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8 Pointers to structuresRemember that a structure is a block of variables, brought together into a logical 'structure' (hence the name):struct myRecord {

char firstName[80];

char lastName[80];

int employeeID;

struct myRecord * nextRecord;


Now what is going on here – we've got a pointer, to a structure of type myRecord, within myRecord itself. Won't this cause a black hole or a quantum singularity or something?

No, it won't, it's perfectly normal. You can think of the above structure like this:

Where the nextRecord pointer allows you to connect one of these structures to another one. So as you put data into these structures you can connect them together:

You now have the beginnings of a linked list, which is discussed later in this document.

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You can also declare a pointer to a structure outside of the structure itself, for instance:

struct myRecord * headOfList;

You'd do something like that to establish a pointer that allowed you to find the beginning of your list:

If you 'get' this so far, continue on with the linked list discussion in the next section. You can also see a linked list video at:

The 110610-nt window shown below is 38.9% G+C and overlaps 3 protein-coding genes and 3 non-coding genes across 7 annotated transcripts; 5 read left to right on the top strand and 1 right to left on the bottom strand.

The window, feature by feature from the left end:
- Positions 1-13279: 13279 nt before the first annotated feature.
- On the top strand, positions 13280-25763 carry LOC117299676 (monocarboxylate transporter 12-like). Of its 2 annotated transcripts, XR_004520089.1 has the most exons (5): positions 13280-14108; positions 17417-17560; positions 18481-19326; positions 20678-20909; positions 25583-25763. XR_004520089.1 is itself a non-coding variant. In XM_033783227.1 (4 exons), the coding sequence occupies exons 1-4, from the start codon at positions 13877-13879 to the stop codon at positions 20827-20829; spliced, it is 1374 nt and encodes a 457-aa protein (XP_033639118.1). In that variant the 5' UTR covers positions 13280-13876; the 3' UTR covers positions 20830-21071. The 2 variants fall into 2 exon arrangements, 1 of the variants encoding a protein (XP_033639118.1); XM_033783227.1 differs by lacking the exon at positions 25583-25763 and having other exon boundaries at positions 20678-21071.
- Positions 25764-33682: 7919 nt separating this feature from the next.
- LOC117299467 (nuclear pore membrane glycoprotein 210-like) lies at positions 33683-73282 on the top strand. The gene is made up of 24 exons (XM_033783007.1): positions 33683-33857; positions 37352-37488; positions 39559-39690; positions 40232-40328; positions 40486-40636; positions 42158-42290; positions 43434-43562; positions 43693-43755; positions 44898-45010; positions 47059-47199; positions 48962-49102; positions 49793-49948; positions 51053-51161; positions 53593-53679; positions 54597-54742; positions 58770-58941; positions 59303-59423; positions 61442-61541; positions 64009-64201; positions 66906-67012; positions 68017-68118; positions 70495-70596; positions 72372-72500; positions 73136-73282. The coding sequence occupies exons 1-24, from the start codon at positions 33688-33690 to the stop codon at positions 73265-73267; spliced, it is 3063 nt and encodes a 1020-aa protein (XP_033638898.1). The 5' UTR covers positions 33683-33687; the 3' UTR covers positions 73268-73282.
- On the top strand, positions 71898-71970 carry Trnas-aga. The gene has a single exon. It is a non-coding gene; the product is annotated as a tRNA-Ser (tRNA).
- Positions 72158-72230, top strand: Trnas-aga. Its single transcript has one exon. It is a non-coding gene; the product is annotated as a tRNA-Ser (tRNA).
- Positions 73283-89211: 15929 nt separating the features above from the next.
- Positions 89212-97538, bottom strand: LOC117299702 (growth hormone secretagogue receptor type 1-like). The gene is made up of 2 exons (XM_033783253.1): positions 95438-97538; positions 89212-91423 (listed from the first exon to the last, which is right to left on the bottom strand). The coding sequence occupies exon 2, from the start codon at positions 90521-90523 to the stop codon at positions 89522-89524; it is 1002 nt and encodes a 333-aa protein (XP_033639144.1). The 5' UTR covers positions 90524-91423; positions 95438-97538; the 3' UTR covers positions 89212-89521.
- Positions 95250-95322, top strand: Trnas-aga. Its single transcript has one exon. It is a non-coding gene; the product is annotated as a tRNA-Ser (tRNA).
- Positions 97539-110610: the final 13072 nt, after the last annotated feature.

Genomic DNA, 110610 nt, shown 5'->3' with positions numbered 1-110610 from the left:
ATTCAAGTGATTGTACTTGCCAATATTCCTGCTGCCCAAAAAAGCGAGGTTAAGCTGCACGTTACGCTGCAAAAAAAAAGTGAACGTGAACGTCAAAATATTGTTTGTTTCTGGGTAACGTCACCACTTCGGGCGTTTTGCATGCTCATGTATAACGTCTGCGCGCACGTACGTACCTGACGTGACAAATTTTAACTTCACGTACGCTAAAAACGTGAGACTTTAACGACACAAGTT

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9 Using pointers for a linked listIn a linked list, records, or blocks of data, are connected together using pointers. Suppose your structure contains a first name, and an age, and you want them sorted based on the name:

In this case you begin searching the linked list starting at the head, and move along via the 'next' pointer in each structure, until you find the name you are looking for. Inserting a new record just involves moving around the pointers:

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Now what about actual code for managing this linked list. Here is a little bit of an example. We'll use the same structure that we defined earlier. In addition, we'll define a head pointer so we know where our list starts: